Unveiled today, 15 June 2015, is a new permanent artwork by British artist Hew Locke to mark the 800th anniversary of the Magna Carta at Runnymede, Surrey. Locke presents The Jurors, a new public artwork permanently situated at the site where the Magna Carta was sealed 800 years ago. Unveiled in the presence of HM The Queen, HRH The Duke of Edinburgh, The Duke of Cambridge, The Princess Royal and Vice Admiral Sir Tim Laurence, approximately 3,000 people will attend the event in Runnymede today, which will include the performance of a specially commissioned dedication written by poet Owen Sheers. The Jurors is produced by Situations, an arts organisation dedicated to producing dynamic new forms of public art.
Locke’s new work, The Jurors, is formed of 12 bronze chairs, each decorated with images and symbols relating to past and ongoing struggles for freedom, rule of law and equal rights, including: a loudhailer belonging to Harvey Milk, gay rights campaigner and the first openly gay person to be elected to public office in California from 1977-78; the Zong Massacre of 1781, when 133 African slaves were thrown overboard from a British owned slave ship and for the first time the captain and crew were prosecuted; Cornelia Sorabji was the first woman to practise law in India; and Lillie Lenton, a suffragette. The Jurors is not a memorial, but rather an artwork, which challenges us to consider the ongoing significance and influences of the Magna Carta. The dedication written by Owen Sheers relates directly to the stories that have ins pired Locke and the making of this work.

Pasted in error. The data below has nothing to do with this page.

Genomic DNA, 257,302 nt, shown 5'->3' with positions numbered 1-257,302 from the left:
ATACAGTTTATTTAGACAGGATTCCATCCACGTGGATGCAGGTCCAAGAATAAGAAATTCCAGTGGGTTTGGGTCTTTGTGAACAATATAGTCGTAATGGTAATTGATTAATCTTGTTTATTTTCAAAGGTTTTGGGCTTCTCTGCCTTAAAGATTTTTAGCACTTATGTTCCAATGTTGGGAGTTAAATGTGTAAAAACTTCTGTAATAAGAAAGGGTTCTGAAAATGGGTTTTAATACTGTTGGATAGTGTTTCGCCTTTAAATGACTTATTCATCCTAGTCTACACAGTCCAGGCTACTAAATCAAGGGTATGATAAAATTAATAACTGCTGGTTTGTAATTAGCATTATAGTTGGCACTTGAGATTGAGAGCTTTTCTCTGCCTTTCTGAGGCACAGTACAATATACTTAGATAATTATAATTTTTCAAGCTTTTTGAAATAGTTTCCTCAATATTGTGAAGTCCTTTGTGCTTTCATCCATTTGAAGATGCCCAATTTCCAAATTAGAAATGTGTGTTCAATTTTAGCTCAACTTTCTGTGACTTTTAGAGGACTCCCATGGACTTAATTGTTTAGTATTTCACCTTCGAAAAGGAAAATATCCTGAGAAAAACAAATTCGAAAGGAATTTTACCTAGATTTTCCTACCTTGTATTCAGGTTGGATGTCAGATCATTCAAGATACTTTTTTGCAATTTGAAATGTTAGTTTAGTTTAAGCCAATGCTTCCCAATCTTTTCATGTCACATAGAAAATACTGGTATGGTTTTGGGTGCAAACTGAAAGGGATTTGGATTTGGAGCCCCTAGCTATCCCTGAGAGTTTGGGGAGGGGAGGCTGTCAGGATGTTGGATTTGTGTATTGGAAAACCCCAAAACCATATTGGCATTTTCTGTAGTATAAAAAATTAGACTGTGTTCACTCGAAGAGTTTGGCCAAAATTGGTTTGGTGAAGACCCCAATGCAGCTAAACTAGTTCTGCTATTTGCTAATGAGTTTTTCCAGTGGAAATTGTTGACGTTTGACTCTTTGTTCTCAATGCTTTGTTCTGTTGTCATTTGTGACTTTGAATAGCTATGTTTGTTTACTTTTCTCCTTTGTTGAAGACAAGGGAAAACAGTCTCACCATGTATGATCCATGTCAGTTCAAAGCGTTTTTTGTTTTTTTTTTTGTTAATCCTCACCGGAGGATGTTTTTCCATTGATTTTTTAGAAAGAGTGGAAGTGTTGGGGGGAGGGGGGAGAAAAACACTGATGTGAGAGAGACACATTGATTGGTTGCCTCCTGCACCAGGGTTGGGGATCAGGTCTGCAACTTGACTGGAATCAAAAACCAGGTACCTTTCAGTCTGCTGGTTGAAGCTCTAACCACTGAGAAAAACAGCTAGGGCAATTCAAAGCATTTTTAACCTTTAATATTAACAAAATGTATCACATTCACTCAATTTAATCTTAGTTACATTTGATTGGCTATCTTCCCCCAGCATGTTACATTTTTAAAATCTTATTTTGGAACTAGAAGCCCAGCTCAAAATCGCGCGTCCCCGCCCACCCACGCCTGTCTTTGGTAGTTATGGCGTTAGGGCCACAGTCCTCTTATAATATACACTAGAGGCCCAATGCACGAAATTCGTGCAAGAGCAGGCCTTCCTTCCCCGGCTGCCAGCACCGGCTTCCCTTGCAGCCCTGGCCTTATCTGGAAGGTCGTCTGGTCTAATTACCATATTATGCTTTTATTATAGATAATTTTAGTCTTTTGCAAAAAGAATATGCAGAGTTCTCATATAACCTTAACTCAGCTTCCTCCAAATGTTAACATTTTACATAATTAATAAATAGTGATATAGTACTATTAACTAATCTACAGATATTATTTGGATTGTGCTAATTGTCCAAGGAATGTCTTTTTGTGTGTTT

Signed in 1215, the Magna Carta is considered one of the first steps towards modern democracy. Its fundamental principles of justice formed the basis of common law and influenced the development of the United States constitution, the United Nations Universal Declaration of Human Rights and over a third of the world’s legal systems. The chairs seem to be awaiting a gathering, discussion or debate of some kind: an open invitation from the artist for the audience to sit, to reflect and to discuss together the implications of the histories and issues depicted.
“Runnymede is a beautiful and important historic site, so to create a piece of art here is a real responsibility. Magna Carta reminds us that those in power have it only at our consent. I hope my piece will encourage people to reflect and discuss the legacy and future relevance of Magna Carta across the world.”
Locke is well known for his visual expressions of power, particularly through royal portraiture, coats-of-arms, company share certificates and costume. His works have been included in The Folkestone Triennial (2011), he was a featured artist at the launch of the Pérez Art Museum Miami (2013), and presented his first performance piece in the Tate Turbine Hall last year. This year his work was featured in Prospect.3 Contemporary Art Biennial (New Orleans, LA, USA) and the Kochi-Muziris Biennale (Kerala, India).
The art work was commissioned by Surrey County Council and the National Trust.